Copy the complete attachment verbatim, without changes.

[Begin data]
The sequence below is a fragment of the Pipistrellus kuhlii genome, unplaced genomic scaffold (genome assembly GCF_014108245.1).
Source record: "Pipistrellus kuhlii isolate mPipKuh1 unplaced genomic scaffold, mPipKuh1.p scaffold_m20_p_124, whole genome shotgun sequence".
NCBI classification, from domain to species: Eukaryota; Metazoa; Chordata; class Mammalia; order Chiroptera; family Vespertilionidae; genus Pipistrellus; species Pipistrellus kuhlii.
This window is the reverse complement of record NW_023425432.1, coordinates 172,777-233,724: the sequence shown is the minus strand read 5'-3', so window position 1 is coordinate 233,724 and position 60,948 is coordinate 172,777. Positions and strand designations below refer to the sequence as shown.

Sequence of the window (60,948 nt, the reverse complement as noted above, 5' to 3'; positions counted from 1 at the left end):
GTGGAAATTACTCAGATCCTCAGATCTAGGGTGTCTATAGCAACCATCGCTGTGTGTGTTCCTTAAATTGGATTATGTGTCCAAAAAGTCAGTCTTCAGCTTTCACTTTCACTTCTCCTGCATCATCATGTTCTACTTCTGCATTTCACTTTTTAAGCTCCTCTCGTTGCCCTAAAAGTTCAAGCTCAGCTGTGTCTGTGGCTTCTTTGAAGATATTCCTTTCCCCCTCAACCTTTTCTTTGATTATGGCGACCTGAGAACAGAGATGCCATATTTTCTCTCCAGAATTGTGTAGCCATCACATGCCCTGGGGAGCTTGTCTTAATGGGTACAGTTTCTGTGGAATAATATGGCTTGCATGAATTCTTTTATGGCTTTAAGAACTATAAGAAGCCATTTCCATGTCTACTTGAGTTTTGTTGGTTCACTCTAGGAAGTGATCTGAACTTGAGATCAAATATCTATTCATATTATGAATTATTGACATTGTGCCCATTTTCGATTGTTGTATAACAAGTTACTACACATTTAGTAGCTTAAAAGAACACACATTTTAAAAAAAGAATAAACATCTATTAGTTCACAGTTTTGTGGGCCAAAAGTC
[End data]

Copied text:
The sequence below is a fragment of the Pipistrellus kuhlii genome, unplaced genomic scaffold (genome assembly GCF_014108245.1).
Source record: "Pipistrellus kuhlii isolate mPipKuh1 unplaced genomic scaffold, mPipKuh1.p scaffold_m20_p_124, whole genome shotgun sequence".
NCBI classification, from domain to species: Eukaryota; Metazoa; Chordata; class Mammalia; order Chiroptera; family Vespertilionidae; genus Pipistrellus; species Pipistrellus kuhlii.
This window is the reverse complement of record NW_023425432.1, coordinates 172,777-233,724: the sequence shown is the minus strand read 5'-3', so window position 1 is coordinate 233,724 and position 60,948 is coordinate 172,777. Positions and strand designations below refer to the sequence as shown.

Sequence of the window (60,948 nt, the reverse complement as noted above, 5' to 3'; positions counted from 1 at the left end):
GTGGAAATTACTCAGATCCTCAGATCTAGGGTGTCTATAGCAACCATCGCTGTGTGTGTTCCTTAAATTGGATTATGTGTCCAAAAAGTCAGTCTTCAGCTTTCACTTTCACTTCTCCTGCATCATCATGTTCTACTTCTGCATTTCACTTTTTAAGCTCCTCTCGTTGCCCTAAAAGTTCAAGCTCAGCTGTGTCTGTGGCTTCTTTGAAGATATTCCTTTCCCCCTCAACCTTTTCTTTGATTATGGCGACCTGAGAACAGAGATGCCATATTTTCTCTCCAGAATTGTGTAGCCATCACATGCCCTGGGGAGCTTGTCTTAATGGGTACAGTTTCTGTGGAATAATATGGCTTGCATGAATTCTTTTATGGCTTTAAGAACTATAAGAAGCCATTTCCATGTCTACTTGAGTTTTGTTGGTTCACTCTAGGAAGTGATCTGAACTTGAGATCAAATATCTATTCATATTATGAATTATTGACATTGTGCCCATTTTCGATTGTTGTATAACAAGTTACTACACATTTAGTAGCTTAAAAGAACACACATTTTAAAAAAAGAATAAACATCTATTAGTTCACAGTTTTGTGGGCCAAAAGTC